Patrick Collins Tiling - Precision and Creative Tiler - London & the South East

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Glossary

We reckon most people will know what grouting, firing, marble and limestone are, so here are some more specialized words from the world of tiling that may come in handy…

Bed

  • Layer of mortar or other adhesive that covers the surface to be tiled and onto which the tiles are set.

Bluestone

  • A hard fine-grained volcanic stone often used for walls, walkways or patios.

Bullnose tiles

  • Also called cap tiles. These tiles feature a rounded edge used to finish walls or to turn outside corners. They are also applied to the leading edge of steps.

Cladding

  • Covering, particularly wall covering, usually fixed mechanically at heights above 3 metres.

Cove tiles

  • Cove tiles feature a rounded top edge and are used to finish off or decorate splashbacks.

Double-fired tiles

  • Glazed tiles produced by an initial firing of the tile body and then a second firing once the glaze or decoration has been applied.

Epoxy

  • Resin material used in mortars and grouts for thin-set tile installations.

Finishes

  • Textural or visual characteristics of a tile surface. For glazed tile this may be high gloss, satin or matt. Generally, for porcelain tiles, finish can be natural, polished, lapato, honed or lapped. Other finishes include bush hammered, raised, embossed, dimpled, etched, scored, ribbed, etc.

Format

  • The size of the tile. Sizes vary greatly, from 10 x 10mm mosaics to formats which may exceed 1 meter square. Larger formats will be defined as 'panels'.

French pattern

  • Also known as the Versailles pattern. It consists of four different size tiles, generally two squares and two rectangles, and a large and small format of each, laid in repeated uniform pattern. A highly decorative pattern for paving outdoors areas such as courtyards and pool surrounds.

Glazed porcelain

  • Currently the most popular type of indoor floor tile. The tile is made from porcelain clays but glazed for aesthetic effect. Glazed porcelain tiles are dense, strong and may require cutting with a wet saw.

Grout joint

  • The space left between the tiles to be filled with grout. The space may be extremely narrow or wide depending on the required installation and/ or its aesthetics. The normal indoor tile joint width is 1.5mm and outdoor tile joint width is 3mm.

Large Format

  • Format is a term which is usually employed to describe the size of a tile eg. 300 x 300, 400 x 400mm. During recent times large format products have become immensely popular. Currently the most popular wall tile format is 300 x 600mm, while home owners frequently buy 500 x 500 or 600 x 600mm for their internal floors. Formats like 300 x 900mm and even larger formats are available, particularly in thin tile.

Lippage

  • In finished installations, lippage refers to the condition where one edge of a tile is higher than an adjacent tile. Excessive lippage can cause trips and falls.

Mosaic tiles

  • Generally less than 15 cm square and mounted in sheets on a mesh backing for easy installation. Ceramic mosaic tiles may be glazed or unglazed. Mosaics are also available in a range of stone, pebble, glass and metal or mixtures of each.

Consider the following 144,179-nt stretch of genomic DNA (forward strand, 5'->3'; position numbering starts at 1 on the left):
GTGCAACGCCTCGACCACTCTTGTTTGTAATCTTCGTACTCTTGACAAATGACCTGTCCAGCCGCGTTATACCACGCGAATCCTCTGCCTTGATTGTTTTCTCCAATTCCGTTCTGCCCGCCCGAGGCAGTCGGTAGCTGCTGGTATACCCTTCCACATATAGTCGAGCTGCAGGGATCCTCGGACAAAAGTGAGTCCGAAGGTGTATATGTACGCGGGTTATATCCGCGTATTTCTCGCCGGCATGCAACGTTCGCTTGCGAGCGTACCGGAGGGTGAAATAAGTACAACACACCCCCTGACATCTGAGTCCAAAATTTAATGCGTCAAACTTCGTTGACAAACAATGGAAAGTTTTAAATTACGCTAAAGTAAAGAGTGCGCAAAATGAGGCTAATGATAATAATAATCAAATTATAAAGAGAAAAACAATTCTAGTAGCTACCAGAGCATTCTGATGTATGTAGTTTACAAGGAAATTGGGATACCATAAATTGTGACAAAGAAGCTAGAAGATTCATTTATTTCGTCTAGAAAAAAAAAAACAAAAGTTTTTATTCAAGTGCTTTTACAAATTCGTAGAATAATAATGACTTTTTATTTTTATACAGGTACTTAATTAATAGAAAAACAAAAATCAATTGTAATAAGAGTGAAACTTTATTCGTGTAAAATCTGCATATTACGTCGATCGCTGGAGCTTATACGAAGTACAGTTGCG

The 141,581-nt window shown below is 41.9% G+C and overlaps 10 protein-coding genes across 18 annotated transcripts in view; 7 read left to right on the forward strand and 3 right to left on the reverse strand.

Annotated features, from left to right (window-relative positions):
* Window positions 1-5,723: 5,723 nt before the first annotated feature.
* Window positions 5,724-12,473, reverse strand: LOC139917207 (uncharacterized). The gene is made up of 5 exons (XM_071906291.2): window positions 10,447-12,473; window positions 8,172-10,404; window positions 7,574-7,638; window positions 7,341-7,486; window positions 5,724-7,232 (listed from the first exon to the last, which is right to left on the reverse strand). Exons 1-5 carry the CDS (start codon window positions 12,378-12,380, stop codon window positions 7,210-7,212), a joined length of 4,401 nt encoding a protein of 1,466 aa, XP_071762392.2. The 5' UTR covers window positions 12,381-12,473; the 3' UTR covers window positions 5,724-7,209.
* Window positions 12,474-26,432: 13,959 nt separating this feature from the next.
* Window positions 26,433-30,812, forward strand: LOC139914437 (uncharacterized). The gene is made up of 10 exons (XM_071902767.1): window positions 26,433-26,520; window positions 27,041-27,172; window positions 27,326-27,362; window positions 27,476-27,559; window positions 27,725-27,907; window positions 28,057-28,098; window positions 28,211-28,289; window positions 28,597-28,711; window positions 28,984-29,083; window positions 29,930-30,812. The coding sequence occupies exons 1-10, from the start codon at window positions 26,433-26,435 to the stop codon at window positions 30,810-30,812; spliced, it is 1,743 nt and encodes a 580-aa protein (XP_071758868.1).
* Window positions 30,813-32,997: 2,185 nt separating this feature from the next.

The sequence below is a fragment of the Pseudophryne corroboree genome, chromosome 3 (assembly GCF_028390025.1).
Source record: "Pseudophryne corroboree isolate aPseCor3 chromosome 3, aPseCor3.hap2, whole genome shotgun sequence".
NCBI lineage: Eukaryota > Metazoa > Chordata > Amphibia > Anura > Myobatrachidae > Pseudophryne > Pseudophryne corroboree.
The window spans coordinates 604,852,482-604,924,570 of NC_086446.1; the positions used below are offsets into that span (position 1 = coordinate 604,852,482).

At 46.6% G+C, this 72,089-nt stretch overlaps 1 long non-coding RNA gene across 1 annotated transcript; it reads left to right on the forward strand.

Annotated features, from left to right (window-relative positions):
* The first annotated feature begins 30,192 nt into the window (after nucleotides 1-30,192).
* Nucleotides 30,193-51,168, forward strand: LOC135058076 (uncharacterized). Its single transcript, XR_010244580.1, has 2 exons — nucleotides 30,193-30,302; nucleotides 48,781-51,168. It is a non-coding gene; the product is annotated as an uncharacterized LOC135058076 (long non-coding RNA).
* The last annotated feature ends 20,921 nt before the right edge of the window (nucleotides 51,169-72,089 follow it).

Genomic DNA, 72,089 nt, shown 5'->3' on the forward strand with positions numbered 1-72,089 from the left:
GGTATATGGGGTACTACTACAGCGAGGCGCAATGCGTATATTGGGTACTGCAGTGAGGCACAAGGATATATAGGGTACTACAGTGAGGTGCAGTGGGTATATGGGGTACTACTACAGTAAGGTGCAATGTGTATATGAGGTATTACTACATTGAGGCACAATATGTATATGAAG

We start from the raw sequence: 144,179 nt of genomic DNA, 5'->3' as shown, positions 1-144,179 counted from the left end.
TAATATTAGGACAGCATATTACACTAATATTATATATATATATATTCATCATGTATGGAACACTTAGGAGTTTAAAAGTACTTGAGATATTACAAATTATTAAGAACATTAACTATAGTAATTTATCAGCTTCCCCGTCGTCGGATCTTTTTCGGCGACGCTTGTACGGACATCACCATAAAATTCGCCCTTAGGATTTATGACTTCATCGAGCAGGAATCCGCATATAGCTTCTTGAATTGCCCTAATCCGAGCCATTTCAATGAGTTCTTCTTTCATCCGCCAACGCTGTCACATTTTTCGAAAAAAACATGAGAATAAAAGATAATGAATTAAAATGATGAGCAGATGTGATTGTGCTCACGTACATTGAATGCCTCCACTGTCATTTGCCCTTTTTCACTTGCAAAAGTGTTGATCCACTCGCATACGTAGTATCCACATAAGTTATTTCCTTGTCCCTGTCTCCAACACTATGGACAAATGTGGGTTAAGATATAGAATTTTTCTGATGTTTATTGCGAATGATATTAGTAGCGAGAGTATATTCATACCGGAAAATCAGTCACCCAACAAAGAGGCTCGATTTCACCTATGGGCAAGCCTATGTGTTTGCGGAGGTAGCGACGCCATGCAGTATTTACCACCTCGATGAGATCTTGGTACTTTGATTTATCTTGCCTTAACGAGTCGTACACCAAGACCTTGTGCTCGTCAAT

Pencil tiles

  • Narrow rectangular tiles (e.g.2 x 20 cm), sometimes with a rounded surface, used on tiled walls as accent pieces.

Porcelain tiles

  • Dust-pressed ceramic tiles with water absorption levels less than 0.5 per cent in accordance with ISO Classification B1a. Featuring high mechanical strength and resistance to staining. The surface of these tiles may be polished or natural (un-polished). Often specified for exterior installations, they are also referred to as fully vitrified.

Porosity

  • Volume of pores relative to volume of tile body and capable of absorbing moisture (and therefore stains).

Quarry tiles

  • Traditional term for single extruded natural clay tiles with a water absorption level not exceeding 6 per cent. Can be glazed or unglazed.

Rectified

  • Rectified tiles typically exhibit a very square edge – cutting or grinding the edges off a tile allows the dimensions and squareness to be precisely controlled. Rectified tiles are installed with minimal grout lines.

Satin glaze

  • Glaze that produces a low-gloss finish.

Screed

  • Uneven concrete floors often receive a fine 12–20mm screed of sand and cement prior to tile or other flooring being laid in adhesive. Certain types of tile can be successfully laid in the screed as work progresses e.g. terracotta. Some screeded floors are not entirely flat or smooth. Application of a thin coat of a two-part leveling compound will provide a flat surface, suitable for tiling.

Sealers

  • Clear coating sometimes applied to unglazed floor tiles to protect the surface from grease spills or staining materials (also known as sealants).

Slip resistant tiles

  • Tiles treated to prevent slipping either by adding an abrasive grit to the glaze or a texture to the design of the tile surface structure such as ribs, studs etc.

Tessellated tiles

  • Precisely calibrated floor tiles that have been extensively used in the UK and Australia, but have their origins in France. Typically the body of the tile is compact and vitrified, boasting porosity values of 3 per cent or lower. Tile patterns frequently feature geometric motifs. However, vast potential exists for creation of unique designs.

Vitrified tiles

  • Vitreous tiles absorb less than 3 per cent moisture whereas fully vitrified tiles are made from fine particles and fired to high temperatures (1250º C) which results in a denser tile with extremely low porosity (moisture absorption of less than 0.5 per cent). Porcelain tiles are fully vitrified making a layer of glaze unnecessary for the tile to be impervious to water.